In most of Europe and Asia, nationalism has always been tied to people who, for millennia, belonged to the same ethnic groups, had the same type of names and physical appearance and lived in the same places since what they perceive to be the beginning of their history. Europe and Asia, consequently, been two difficult places to settle and be accepted in. Recent riots in France have proved that to be true. There are some places where things are easier. Countries such as Singapore and Philippines who for centuries have been home to all kinds of ethnic groups and who have absorbed them are somewhat exceptional. One can, in fact become a Singaporean or a Filipino. One cannot become truly Japanese or Korean, though. Thailand has also absorbed immigrants, particularly of another Asian origin declaring them to be Thai once they were naturalized.

In Europe, Great Britain has been very good to immigrants in spite of what some people perceive to be the notorious British “coldness“. As recently as the 19th century people could just come to the Kingdom, Anglicize their names and live there, and they would be thought of as locals as long as they looked, talked and behaved as such. Russia was also once open, and many foreigners became absorbed into its mainstream and considered Russian provided they were willing to be baptized into the Orthodox faith.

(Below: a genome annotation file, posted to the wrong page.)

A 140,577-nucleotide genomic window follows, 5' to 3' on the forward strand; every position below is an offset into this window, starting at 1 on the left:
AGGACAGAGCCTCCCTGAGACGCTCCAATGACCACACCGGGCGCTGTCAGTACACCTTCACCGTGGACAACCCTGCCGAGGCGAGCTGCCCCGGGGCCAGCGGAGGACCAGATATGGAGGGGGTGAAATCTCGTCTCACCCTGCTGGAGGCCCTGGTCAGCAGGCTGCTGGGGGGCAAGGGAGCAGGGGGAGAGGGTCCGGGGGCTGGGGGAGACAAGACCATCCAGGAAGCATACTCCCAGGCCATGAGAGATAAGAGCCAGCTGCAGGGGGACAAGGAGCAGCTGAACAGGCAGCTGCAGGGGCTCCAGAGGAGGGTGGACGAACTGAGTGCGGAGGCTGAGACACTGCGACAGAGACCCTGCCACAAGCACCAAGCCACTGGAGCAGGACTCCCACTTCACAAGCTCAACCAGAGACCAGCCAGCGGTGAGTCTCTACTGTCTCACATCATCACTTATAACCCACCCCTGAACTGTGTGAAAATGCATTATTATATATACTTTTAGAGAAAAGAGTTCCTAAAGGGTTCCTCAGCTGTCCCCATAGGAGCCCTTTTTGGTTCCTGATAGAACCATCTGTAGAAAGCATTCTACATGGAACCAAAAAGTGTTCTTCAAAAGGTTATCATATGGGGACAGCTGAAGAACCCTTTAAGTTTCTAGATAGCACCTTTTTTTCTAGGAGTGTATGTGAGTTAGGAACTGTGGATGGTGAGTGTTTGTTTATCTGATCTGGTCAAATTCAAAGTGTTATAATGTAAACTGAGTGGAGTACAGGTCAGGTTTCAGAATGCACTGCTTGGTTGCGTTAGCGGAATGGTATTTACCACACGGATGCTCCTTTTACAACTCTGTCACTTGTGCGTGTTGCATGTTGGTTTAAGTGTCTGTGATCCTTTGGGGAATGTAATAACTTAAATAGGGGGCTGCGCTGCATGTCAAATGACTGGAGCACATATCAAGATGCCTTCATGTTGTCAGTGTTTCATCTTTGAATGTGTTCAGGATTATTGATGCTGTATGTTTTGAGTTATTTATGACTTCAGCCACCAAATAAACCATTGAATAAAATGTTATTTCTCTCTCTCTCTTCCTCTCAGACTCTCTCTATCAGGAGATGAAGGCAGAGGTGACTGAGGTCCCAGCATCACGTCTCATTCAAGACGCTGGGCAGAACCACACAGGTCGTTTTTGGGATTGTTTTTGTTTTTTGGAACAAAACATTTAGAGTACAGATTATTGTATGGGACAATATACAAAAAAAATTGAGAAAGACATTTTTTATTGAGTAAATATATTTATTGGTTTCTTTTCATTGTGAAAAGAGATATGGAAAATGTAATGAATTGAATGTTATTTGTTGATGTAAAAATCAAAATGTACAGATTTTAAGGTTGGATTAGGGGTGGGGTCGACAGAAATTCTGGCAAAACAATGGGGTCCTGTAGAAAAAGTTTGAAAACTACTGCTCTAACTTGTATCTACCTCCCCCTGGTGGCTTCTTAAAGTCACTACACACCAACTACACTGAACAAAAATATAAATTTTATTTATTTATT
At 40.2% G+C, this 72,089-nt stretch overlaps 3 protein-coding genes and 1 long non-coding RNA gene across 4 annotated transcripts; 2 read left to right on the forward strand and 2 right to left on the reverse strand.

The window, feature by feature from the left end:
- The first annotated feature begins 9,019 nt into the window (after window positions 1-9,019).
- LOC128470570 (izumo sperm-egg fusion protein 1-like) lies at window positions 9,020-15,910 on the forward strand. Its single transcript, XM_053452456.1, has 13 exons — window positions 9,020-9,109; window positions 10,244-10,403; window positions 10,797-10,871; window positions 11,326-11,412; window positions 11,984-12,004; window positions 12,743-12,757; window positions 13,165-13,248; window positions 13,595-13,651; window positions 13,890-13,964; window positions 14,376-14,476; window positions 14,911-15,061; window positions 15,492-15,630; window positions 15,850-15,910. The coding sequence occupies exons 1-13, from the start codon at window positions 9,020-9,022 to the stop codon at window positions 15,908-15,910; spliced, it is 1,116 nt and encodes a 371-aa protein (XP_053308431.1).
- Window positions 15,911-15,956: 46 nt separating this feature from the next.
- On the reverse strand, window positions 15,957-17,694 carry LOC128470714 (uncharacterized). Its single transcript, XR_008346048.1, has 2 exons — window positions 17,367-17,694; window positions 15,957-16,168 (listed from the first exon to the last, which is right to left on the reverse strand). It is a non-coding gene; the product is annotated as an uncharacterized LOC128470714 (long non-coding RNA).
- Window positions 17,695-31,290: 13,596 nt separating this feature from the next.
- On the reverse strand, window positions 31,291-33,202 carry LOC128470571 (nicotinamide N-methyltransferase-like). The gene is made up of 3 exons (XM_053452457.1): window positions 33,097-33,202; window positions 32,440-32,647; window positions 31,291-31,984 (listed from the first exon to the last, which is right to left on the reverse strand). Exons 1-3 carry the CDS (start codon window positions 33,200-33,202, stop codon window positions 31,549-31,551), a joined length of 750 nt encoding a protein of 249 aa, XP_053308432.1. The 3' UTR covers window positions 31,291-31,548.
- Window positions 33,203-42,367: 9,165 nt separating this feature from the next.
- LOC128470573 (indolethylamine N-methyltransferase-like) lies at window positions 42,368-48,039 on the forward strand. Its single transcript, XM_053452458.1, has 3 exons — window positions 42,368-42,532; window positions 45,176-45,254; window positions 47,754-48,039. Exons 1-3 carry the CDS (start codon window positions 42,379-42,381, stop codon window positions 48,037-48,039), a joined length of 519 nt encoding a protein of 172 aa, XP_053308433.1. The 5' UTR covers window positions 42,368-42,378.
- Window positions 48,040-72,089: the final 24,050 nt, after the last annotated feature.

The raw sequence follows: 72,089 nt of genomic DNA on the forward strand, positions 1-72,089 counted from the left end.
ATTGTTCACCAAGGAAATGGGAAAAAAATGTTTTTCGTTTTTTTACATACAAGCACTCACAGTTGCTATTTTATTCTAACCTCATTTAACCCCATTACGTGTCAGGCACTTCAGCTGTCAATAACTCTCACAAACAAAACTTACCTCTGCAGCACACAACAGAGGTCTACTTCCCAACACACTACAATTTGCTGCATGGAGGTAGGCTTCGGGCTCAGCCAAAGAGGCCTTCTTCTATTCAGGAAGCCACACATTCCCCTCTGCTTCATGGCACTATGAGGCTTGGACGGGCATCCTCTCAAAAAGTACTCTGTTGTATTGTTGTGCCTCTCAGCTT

Things changed in the 20th century as forces of nationalism became stronger and migrations became harder to carry out in these two places.

Nationalism in the Americas, Australia, New Zealand and South Africa seems to have been of the nativistic variety: It would be of the “ I was born here, therefore I am this, and you were not born here, therefore you are not”. Hence, you would have the conflict of the native-born towards the foreign-born for quite some time although it would only last for one generation. That conflict also existed alongside the discord between the true indigenous population vs. the native-born white people who looked and behaved as their colonial forefathers, something that did not exist in Europe or Asia.

In Africa, there were two types of “nationalisms” . There is the original African tribalism which has nothing to do with “ I was born here” factor, but simply with what tribe you descend from, plus the nationalism between the newly created European-style nation-states which divided people into strange new colonial nationalities. People were now Nigerians, Kenyans and Cameroonians with no one really understanding what it meant to be one. The natives there simply thought of themselves as Kikuyus and Yorubas or Muslims and Christians. Often, new countries which were simply European creations to suit their own conveniences would have a territory of one tribe divided between two sovereign states, and members of the tribe that spoke the same language would now have two different nationalities. Instead of having a true European model where nations are delineated by language, culture and ethnicity, they now had totally unnatural entities which the traditionally tribalistic Africans have never been able to fit into.